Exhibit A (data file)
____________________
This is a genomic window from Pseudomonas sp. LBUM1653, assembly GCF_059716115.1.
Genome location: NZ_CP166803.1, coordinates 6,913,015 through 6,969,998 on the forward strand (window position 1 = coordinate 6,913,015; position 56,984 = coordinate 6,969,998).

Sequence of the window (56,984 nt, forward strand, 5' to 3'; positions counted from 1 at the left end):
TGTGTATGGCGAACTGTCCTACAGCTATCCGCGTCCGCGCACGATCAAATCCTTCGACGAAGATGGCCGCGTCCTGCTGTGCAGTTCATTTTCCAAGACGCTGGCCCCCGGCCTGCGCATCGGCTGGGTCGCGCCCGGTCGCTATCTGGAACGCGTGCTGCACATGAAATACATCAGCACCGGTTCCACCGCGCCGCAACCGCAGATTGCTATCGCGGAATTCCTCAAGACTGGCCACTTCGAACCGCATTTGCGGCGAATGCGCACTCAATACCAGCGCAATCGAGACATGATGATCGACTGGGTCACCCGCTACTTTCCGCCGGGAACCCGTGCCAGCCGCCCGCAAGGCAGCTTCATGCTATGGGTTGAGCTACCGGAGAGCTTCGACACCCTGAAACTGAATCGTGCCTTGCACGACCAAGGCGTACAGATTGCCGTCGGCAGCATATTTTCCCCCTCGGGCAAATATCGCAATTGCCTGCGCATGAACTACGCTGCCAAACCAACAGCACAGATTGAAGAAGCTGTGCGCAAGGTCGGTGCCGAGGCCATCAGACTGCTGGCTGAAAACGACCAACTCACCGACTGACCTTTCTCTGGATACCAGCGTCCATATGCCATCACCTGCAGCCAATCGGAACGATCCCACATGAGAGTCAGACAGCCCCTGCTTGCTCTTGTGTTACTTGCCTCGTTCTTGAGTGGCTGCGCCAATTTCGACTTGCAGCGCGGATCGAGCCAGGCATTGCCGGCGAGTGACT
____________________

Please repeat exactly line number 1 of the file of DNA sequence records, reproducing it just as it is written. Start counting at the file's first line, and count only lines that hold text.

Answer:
This is a genomic window from Pseudomonas sp. LBUM1653, assembly GCF_059716115.1.